Infant Feeding Problems
adults, children have varying appetites, depending on mood, health and general
inclination. Nevertheless, there are certain problems which are characteristic
of many newborn babies
and others which affect children at different ages and which can be readily
addressed by the parents.
With both breast and
bottle feeding, problems often arise during the first six weeks. The usual
reason for this is that both the mother and the baby are new to the process and
need time to learn how to do it.
If your baby is having difficulty attaching to breast, ask a midwife to help
you. The size of your breasts is not important—even tiny breasts will make
enough milk for your baby. Sometimes, engorgement – when the milk ‘comes in’ on
about the third day after birth—can make it difficult for the baby to take the
breast. Your midwife will show you how to express a little milk to make the
breast rather softer and easier for the baby.
It’s important to make sure the baby is ‘latched on’ to your breast
correctly. Her mouth needs to be wide open, with her tongue forward, so she can
take the breast into her mouth without making you sore. She can do this best if
you hold her chest to chest with you, with her body across yours so she has no
need to turn her head to feed.
Whenever your baby sucks, she stimulates the breast to ‘let down’ the milk
that’s stored there. The other response made by your body is to make more milk.
So the more your Baby feeds, the more milk you’ll make. If you ever feel you
aren’t making enough, get an experienced person to check your baby’s position at
the breast, to make sure she can get a good feed, and ‘tell’ your breasts to
make more. You may also need to feed more often for a while, to increase the
production. Don’t take your baby off the breast before she wants to come off.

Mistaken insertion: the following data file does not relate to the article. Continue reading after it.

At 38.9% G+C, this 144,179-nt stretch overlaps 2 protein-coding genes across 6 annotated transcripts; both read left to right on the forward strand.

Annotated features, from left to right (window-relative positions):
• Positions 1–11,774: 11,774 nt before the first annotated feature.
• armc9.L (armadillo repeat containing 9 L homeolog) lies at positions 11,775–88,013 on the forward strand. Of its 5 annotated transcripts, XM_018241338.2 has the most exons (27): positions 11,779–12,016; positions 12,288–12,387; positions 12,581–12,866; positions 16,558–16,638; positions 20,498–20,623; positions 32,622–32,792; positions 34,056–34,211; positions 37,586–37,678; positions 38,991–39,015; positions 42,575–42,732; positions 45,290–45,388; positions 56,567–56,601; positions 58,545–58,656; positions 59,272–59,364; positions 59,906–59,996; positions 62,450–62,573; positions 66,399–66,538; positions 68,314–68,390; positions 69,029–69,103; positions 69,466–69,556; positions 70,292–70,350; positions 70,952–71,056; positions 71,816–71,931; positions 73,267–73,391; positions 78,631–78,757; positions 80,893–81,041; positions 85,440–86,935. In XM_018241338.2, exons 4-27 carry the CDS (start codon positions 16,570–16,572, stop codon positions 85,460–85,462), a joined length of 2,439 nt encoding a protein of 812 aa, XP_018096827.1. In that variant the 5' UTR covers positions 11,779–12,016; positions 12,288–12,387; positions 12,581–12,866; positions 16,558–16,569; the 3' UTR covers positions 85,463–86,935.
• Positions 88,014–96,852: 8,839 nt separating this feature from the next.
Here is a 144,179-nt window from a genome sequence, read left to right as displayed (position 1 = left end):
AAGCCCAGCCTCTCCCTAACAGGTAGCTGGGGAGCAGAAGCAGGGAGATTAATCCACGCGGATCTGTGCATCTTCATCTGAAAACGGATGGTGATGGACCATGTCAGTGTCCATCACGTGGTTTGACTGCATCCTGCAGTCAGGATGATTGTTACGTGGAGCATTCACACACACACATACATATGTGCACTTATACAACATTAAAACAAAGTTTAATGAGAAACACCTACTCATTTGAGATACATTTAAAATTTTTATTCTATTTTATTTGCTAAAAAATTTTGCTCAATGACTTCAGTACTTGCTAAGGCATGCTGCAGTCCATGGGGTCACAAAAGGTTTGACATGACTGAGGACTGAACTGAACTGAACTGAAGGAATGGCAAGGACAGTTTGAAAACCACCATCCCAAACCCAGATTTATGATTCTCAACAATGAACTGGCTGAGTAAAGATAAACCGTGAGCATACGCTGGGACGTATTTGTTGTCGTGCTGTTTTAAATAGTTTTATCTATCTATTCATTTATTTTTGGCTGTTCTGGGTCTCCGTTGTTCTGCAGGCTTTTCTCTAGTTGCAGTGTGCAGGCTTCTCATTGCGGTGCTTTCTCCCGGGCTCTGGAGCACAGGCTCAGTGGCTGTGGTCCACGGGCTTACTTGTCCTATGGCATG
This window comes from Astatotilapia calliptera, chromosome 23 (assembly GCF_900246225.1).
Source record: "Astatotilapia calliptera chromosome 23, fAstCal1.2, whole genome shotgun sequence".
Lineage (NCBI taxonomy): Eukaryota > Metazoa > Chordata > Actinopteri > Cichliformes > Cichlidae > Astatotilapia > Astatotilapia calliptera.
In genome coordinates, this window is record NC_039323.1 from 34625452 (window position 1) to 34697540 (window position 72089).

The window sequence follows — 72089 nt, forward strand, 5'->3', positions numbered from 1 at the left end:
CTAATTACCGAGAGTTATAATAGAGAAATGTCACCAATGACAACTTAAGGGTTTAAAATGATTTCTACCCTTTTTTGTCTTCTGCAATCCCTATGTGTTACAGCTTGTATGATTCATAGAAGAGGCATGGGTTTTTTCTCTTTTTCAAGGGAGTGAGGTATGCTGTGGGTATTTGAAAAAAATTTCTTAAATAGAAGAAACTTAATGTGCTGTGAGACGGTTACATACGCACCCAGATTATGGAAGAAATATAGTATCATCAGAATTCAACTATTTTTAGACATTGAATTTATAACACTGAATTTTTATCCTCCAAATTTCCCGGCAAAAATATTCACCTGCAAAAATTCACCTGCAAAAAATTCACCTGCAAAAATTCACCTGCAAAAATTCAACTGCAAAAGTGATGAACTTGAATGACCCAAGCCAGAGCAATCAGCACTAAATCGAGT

‘Demand feeding’ is nature’s way of making sure you make enough milk to match
your baby’s growth needs.
Soreness is almost always caused by poor positioning. Which needs to be
corrected before healing can take place. Occasionally, thrush is a cause of sore
nipples. Your doctor will need to prescribe something for your nipples, and your
baby’s mouth, to eradicate the problem.
It’s not a gook idea to introduce bottles of formula while breast-feeding is
getting established. Your baby may get used to sucking from a teat, and become
confused when offered the breast again, which needs a rather different sucking
technique. Bottles will reduce baby’s appetite for the breast, which will reduce
the stimulation your breasts need in order to make enough milk.
Babies vary in appetite, enjoyment of food, intensity of hunger
and focus on eating — as opposed to playing and interacting with
you. By watching your baby closely, you'll come to understand his or
her eating habits and recognize when they're disrupted. Don't worry
about how much, how often and how regularly your baby eats. As long
as he or she grows normally and spends more time contented than
fussy, you can assume that you're meeting your baby's basic